This past weekend I was in Omaha for a two-day cartooning event sponsored by the North Central Chapter of the National Cartoonists Society (of which I am a member). The schedule was jam-packed and the public was treated to a fountain of cartoon goodies including a special headline event that kicked off the weekend: a presentation by Pixar story artist Josh Cooley. Josh has done work on The Incredibles, Cars, Ratatouille, Up, and wrote the humorous “UPisodes” used in Up’s promotion.
Josh gave his presentation on Friday night to a large crowd at the Kaneko Center. (I’d love to show pictures but photography was not allowed.) Using slides and video he gave us a detailed peek behind the curtain at the story department at Pixar. He explained what the job of a story artist is, showed us some slides of the Pixar facilities (including what looked like an olympic-sized swimming pool, a fully-stocked cereal bar, daily drawing classes, even fencing lessons!), and talked about the long and winding journey that a Pixar film takes from the first kernel of an idea to finished script. We were also treated to animatics of abandoned sequences from Up and Ratatouille—including one very funny bit with a manic lab rat character that was later dropped.
Saturday morning Josh gave a closed-door workshop on storytelling. Being a filmmaking geek and a huge animation fan I ate it up. Then on Saturday afternoon there were three panel presentations given by midwest NCS members:
“Cartooning In The New Economy” – First came a discussion on some of the challenges currently facing artists in the gag cartoon biz. Cartoonists Ed Fischer, Tom Kerr, Bucky Jones, and Dave Carpenter answered a series of questions from moderator and syndicated cartoonist John Hambrock (The Brilliant Mind of Edison Lee).
“Drawing in the House of Saddam” – Next up were cartoonists Rick Kirkman (Baby Blues) and Tom Richmond (MAD Magazine). They showed slides from their recent USO trips to Germany and Iraq. When they weren’t cheering up wounded troops in the hospital they were touring the ruins from the Iraq war including a former palace of Saddam Hussein.
“Sketching As Story”– The afternoon closed with another panel discussion featuring cartoonist/storyboard artist Glenn McCoy (The Flying McCoys, Ice Age 3, Despicable Me), Chris Browne (Hagar the Horrible), yours truly, and Pixar’s Josh Cooley (The Incredibles, Ratatouille, Up), moderated by editorial cartoonist Jeff Koterba. We showed slides of our work and answered a few audience questions about visual storytelling.
After our panel I asked Hagar the Horrible artist Chris Browne for a photo. He said he would but only if I wore his viking helmet. It’s a special piece of papier-mâché headgear hand made by Chris himself using scraps of leftover drawing paper from his studio. As a kid I have fond memories of visiting my Grandma, curling up on the couch, and reading “Hagar the Horrible” in her newspaper whenever we visited. Now here I was sitting next to the Hagar artist on stage and wearing his home-made Hagar hat. Of course Chris took over the strip after his father’s death so technically he wasn’t the one who drew most of the strips I read growing up but to me that’s a minor detail. It was still quite a treat!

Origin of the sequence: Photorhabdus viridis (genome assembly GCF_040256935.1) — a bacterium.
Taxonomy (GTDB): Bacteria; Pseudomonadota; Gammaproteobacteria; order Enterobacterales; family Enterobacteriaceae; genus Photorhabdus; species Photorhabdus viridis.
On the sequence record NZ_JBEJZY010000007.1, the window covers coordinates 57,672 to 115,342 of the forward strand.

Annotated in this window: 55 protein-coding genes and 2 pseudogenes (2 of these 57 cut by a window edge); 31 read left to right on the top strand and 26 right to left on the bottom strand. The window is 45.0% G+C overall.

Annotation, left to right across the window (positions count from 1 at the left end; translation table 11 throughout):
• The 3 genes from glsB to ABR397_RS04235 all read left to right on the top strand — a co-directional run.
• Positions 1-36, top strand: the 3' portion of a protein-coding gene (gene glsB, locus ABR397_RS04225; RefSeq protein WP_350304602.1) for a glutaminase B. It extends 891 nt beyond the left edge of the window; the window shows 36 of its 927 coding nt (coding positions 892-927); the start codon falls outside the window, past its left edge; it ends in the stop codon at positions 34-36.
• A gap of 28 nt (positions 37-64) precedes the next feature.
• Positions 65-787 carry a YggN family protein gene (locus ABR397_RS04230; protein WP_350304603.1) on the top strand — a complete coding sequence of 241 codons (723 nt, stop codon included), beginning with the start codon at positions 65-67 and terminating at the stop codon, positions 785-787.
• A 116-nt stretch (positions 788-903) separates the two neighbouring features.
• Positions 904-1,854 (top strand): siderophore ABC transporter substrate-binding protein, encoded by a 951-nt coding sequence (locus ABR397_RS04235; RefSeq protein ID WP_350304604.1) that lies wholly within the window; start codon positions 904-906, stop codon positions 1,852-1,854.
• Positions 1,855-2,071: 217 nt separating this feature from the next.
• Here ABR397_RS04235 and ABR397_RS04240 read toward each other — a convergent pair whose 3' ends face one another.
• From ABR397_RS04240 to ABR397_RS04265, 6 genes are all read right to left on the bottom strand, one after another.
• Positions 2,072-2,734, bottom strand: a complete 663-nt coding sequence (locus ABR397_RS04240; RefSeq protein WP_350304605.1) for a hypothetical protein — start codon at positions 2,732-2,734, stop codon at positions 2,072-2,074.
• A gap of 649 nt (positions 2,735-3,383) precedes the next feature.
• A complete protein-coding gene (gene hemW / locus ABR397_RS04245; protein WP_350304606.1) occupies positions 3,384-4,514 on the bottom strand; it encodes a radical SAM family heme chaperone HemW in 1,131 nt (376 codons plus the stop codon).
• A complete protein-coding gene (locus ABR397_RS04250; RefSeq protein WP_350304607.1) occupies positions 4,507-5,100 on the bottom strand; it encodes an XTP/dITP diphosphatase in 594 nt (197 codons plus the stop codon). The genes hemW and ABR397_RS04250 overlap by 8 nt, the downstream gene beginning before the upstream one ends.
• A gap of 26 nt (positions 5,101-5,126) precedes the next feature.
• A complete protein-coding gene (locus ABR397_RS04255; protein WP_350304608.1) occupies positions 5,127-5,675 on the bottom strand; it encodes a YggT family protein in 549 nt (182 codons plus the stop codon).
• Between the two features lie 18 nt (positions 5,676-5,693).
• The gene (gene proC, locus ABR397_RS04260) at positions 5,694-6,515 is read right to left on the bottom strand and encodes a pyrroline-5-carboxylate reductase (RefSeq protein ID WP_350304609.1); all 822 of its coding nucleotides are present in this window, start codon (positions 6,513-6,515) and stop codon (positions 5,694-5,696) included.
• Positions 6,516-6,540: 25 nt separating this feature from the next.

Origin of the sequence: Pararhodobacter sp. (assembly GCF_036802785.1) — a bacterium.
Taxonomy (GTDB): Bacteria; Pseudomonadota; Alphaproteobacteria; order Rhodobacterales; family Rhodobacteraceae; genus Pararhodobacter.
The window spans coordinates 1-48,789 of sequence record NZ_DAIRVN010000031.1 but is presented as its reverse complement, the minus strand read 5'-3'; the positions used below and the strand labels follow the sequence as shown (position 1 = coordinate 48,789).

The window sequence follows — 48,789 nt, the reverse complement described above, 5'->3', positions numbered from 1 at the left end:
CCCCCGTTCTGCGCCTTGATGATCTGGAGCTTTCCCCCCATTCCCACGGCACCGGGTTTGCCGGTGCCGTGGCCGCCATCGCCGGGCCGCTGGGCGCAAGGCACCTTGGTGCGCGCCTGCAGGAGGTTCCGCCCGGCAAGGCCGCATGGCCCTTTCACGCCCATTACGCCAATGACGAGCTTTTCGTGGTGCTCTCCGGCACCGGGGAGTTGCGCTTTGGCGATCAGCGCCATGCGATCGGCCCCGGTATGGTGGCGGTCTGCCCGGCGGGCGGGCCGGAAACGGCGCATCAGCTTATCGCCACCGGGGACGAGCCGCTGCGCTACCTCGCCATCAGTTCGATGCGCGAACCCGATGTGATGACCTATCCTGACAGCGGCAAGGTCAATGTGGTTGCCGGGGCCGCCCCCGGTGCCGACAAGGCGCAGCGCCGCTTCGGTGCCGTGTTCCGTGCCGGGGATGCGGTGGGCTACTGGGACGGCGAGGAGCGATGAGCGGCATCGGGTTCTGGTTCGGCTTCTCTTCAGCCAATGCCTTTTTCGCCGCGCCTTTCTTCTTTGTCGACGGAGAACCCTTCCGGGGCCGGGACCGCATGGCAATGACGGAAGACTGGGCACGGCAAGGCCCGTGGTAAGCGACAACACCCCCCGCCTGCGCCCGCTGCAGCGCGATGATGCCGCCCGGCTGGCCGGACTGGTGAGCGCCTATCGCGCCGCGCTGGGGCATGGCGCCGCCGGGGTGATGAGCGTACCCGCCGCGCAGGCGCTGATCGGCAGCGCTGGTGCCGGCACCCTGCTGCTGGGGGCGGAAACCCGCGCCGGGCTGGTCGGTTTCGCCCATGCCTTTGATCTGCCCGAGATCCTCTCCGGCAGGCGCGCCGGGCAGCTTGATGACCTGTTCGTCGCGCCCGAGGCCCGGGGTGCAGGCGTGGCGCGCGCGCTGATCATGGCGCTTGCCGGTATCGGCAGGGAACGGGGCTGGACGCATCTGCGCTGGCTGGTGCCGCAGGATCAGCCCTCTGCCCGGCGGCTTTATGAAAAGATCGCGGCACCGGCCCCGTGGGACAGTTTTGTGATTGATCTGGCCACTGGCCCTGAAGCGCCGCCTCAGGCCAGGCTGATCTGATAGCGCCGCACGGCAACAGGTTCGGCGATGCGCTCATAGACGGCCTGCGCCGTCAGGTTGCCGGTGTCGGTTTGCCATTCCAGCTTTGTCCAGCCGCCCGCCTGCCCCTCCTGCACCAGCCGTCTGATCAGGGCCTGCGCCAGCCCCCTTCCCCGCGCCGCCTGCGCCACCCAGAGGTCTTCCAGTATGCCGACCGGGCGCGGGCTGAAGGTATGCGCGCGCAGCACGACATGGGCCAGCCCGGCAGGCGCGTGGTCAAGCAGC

Pixar’s Josh Cooley is a super nice guy and was incredibly generous with his time and talent. In addition to three presentations on stage he also did interviews, signed posters, and ate his meals with our crazy group of cartoonists, most of whom were huge Pixar fans. For two days we bombarded him with geeky question after geeky question and he graciously answered them all.
After the final panel we made our way down the block to the Bemis Gallery for the opening of a special traveling exhibit, “One Fine Sunday in the Funny Pages”. The exhibit featured dozens of original drawings—one from almost every syndicated cartoon strip that you would find in your daily newspaper. The exhibit was put together by John Read, who is also the publisher of the wonderful cartooning magazine “Stay Tooned!”.
During the exhibit several cartoonists hung around for a book signing. Pictured front to back: Rick Kirkman (Baby Blues), Chris Browne (Hagar the Horrible), Glenn McCoy (The Flying McCoys), John Hambrock (The Brilliant Mind of Edison Lee), and Jeff Koterba (signing his memoir Inklings which is getting rave reviews).
What an inspiring weekend! Besides spending time with such inspiring and insanely talented people, Omaha was a charming town and the weather was perfect. I couldn’t have asked for more. I’m still riding high off the cartooning buzz and more excited than ever to keep drawing!